Zaroxolyn Side Effects
Generic Name: metolazone
Note: This document contains side effect information about metolazone. Some of the dosage forms listed on this page may not apply to the brand name Zaroxolyn.
Some side effects of Zaroxolyn may not be reported. Always consult your doctor or healthcare specialist for medical advice. You may also report side effects to the FDA.
For the Consumer
Applies to metolazone: oral tablet
Along with its needed effects, metolazone (the active ingredient contained in Zaroxolyn) may cause some unwanted effects. Although not all of these side effects may occur, if they do occur they may need medical attention.
Check with your doctor immediately if any of the following side effects occur while taking metolazone:Incidence not known
- Black, tarry stools
- bleeding gums
- blistering, peeling, or loosening of skin
- blood in urine or stools
- blurred vision
- bone pain
- chest pain
- clay-colored stools
- cold sweats
- dark urine
- decreased urine
- dizziness, faintness, or lightheadedness when getting up from lying or sitting position
- dry mouth
- fast, irregular, pounding, or racing heartbeat or pulse
- flushed, dry skin
- fruit-like breath odor
- general tiredness and weakness
- incoherent speech
- increased hunger
- increased thirst
- increased urination
- joint or muscle pain
- light-colored stools
- loss of appetite
- lower back or side pain
- metallic taste
- mood changes
- muscle pain or cramps
- nausea and vomiting
- numbness or tingling in hands, feet, or lips
- pain in lower legs
- painful or difficult urination
- pinpoint red spots on skin
- red irritated eyes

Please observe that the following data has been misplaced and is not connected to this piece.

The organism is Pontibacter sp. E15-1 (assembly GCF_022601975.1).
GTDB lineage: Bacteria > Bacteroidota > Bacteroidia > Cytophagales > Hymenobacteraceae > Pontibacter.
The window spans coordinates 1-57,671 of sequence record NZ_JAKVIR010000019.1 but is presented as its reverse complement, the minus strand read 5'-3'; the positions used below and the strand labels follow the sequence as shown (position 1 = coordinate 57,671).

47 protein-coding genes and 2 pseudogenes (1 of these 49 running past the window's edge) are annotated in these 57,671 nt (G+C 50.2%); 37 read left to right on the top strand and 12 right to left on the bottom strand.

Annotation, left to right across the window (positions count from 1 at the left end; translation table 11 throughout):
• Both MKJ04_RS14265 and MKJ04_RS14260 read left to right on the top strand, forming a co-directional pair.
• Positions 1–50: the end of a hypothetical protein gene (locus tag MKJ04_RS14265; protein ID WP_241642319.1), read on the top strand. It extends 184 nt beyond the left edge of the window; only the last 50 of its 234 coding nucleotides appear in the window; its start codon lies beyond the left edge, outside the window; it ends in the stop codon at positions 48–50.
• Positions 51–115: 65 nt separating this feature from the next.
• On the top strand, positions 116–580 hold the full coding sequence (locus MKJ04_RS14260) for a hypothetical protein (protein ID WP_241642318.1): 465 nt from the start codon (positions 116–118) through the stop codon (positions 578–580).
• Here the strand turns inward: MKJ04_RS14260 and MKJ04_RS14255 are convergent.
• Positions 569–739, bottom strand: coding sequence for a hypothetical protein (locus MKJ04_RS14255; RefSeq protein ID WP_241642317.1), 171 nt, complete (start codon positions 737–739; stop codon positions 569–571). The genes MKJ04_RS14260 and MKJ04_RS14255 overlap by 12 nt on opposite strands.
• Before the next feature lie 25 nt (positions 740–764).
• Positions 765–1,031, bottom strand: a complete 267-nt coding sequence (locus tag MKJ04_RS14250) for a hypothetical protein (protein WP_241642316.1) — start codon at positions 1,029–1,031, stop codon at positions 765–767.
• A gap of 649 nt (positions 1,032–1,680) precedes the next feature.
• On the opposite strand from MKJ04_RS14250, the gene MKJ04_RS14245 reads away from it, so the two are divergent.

- red skin lesions, often with a purple center
- redness or swelling of lower leg
- shortness of breath
- sore throat
- sores, ulcers, or white spots in mouth or on lips
- sugar in the urine
- swelling of face, ankles, or hands
- swollen or painful glands
- tightness in chest
- troubled breathing
- unexplained weight loss
- unpleasant breath odor
- unusual bleeding or bruising
- unusual tiredness or weakness
- upper right abdominal pain
- vomiting of blood
- weak pulse
- yellow eyes and skin
Get emergency help immediately if any of the following symptoms of overdose occur while taking metolazone:Symptoms of overdose
- irregular, fast or slow, or shallow breathing
- pale or blue lips, fingernails, or skin
- unusual drowsiness, dullness, tiredness, weakness, or feeling of sluggishness
- weakness and heaviness of legs
Some side effects of metolazone may occur that usually do not need medical attention. These side effects may go away during treatment as your body adjusts to the medicine. Also, your health care professional may be able to tell you about ways to prevent or reduce some of these side effects. Check with your health care professional if any of the following side effects continue or are bothersome or if you have any questions about them:Incidence not known
- Blue-green to black skin discoloration
- burning, tingling, numbness, or pain in the hands, arms, feet, or legs
- cracked, dry, or scaly skin
- decreased interest in sexual intercourse